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The Titans could land almost anywhere. Coming off a bounce last year with some massive recruits, a best-case scenario has them pushing for top four but let’s not forget they struggled mightily against the top sides last year and if things don’t click and they get a few injuries, 14th or lower isn’t out of the question.
The Cowboys had become one of the league’s most predictable teams – in terms of the 17 they named each week and, eventually, their status as bottom-eight strugglers. But with new coach Todd Payten at the helm there are reasons to be quietly confident North Queensland can climb the ladder again. Payten overachieved with the Warriors last year, so don’t be surprised if his team surprises a few rivals in 2021.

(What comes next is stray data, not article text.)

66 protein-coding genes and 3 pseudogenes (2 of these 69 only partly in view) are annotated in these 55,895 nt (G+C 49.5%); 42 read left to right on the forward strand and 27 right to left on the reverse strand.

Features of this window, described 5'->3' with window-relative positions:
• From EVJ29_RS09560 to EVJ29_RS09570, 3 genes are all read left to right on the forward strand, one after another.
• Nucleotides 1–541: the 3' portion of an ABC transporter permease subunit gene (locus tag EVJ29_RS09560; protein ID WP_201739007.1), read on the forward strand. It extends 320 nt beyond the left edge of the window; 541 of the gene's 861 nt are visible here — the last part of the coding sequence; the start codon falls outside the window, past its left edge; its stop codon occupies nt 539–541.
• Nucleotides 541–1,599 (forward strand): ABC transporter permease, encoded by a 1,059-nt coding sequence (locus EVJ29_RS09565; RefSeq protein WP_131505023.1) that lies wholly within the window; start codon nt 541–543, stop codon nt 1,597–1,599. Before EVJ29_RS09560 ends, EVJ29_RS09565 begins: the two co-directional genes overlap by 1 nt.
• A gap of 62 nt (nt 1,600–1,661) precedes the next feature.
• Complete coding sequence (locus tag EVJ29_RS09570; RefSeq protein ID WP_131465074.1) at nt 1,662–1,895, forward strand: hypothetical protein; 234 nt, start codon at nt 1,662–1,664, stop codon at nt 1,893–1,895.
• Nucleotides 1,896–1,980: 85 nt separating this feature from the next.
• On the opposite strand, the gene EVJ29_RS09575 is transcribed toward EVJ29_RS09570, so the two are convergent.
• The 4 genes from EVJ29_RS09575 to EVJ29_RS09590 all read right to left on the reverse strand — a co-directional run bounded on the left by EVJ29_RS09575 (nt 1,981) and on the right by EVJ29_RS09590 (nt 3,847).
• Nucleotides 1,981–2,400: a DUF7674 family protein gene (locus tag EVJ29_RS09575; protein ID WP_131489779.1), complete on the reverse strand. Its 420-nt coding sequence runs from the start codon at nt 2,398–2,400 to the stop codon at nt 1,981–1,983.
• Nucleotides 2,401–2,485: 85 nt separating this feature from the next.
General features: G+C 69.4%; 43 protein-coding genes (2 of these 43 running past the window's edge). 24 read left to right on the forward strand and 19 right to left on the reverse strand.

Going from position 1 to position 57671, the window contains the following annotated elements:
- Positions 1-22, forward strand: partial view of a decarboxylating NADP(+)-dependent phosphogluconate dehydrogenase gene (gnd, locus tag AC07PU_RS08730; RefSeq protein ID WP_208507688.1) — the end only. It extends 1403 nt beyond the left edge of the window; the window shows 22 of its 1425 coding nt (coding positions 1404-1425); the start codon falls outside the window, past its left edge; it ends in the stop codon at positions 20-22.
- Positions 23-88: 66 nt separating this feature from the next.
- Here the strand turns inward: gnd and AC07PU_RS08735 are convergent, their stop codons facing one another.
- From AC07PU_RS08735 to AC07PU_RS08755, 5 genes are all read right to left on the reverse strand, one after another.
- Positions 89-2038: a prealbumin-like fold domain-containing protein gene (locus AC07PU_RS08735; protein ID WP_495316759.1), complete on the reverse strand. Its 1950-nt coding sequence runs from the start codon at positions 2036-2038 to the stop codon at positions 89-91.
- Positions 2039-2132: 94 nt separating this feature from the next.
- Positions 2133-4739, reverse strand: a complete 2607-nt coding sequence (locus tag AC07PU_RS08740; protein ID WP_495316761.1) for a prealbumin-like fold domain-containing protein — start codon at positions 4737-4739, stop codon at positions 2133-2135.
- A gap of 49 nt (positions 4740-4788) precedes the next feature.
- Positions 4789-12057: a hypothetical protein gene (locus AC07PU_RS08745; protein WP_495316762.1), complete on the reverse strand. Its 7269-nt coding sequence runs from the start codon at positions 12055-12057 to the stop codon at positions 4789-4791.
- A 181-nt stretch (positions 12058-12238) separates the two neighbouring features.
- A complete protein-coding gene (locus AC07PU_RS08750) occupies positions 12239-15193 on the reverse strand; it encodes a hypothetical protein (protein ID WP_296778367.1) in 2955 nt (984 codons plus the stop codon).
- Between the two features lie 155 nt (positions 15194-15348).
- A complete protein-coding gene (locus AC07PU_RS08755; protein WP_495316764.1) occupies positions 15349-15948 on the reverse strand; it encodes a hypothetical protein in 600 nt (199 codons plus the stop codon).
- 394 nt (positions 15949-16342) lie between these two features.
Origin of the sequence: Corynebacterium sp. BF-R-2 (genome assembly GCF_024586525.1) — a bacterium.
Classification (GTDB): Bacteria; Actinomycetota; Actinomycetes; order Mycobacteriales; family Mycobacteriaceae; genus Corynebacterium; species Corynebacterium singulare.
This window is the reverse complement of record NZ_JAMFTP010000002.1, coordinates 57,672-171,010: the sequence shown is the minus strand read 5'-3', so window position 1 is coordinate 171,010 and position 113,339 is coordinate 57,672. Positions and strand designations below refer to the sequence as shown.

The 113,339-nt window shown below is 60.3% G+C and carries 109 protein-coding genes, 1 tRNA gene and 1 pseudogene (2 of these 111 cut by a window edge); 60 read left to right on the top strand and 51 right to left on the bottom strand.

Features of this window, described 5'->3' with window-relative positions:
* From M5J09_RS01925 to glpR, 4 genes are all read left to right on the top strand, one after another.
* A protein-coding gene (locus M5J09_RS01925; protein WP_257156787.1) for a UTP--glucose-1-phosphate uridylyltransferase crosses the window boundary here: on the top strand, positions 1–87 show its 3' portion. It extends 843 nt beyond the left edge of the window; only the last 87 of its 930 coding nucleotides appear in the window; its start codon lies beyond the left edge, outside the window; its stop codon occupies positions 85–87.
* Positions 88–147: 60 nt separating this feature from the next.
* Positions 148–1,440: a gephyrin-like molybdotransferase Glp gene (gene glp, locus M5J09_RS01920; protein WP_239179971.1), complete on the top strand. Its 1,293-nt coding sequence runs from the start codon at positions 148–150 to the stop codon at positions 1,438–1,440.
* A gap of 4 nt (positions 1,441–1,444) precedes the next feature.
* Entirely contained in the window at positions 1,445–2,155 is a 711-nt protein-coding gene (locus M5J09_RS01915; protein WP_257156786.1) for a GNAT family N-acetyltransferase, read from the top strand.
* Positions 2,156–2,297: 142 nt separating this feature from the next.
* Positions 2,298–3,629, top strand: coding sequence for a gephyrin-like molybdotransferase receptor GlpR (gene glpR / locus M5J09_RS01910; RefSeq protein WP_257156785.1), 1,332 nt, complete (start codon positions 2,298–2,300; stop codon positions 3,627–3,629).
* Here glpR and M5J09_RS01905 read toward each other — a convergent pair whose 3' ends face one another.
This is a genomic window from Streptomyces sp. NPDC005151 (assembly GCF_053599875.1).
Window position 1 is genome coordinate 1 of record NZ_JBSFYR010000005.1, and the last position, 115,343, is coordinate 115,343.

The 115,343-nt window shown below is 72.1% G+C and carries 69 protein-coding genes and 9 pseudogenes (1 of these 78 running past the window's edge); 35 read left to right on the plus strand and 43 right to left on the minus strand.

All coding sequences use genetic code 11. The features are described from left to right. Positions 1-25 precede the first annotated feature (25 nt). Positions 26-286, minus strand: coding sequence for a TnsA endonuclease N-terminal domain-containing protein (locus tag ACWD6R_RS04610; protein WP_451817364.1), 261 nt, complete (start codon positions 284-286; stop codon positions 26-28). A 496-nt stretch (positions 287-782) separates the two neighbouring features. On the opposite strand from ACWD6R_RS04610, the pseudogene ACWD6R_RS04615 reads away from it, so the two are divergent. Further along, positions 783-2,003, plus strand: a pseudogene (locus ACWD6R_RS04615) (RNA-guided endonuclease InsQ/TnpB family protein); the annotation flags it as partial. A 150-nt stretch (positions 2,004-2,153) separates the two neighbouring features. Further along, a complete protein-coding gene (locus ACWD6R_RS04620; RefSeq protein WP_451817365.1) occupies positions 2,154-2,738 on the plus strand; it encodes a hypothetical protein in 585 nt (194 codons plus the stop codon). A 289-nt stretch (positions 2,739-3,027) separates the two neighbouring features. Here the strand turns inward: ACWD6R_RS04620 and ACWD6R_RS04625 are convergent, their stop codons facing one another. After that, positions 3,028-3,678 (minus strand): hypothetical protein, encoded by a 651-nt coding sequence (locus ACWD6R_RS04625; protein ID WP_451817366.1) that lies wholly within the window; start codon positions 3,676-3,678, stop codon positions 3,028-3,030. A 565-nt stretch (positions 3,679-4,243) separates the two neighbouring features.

The Broncos won the wooden spoon last year but have some of the best young talent in the game. Their decline was a shock. They are expected to perform better under new coach Kevin Walters but have lost players without boosting their roster significantly.
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There are many unknowns with Manly. Can they thrive without a genuine hooker? How many games will Tom Trbojevic play and will he find his best? What impact will Kieran Foran have? It won’t shock if they shoot back into the finals or become wooden spoon contenders.
Manly. So much rests on a core few. Tom Trbojevic’s fitness has more influence on this side than any other player/club combination in the game. The bones of a finals-bound side are certainly there (see 2019), but so is the potential to be well off the pace (see 2020).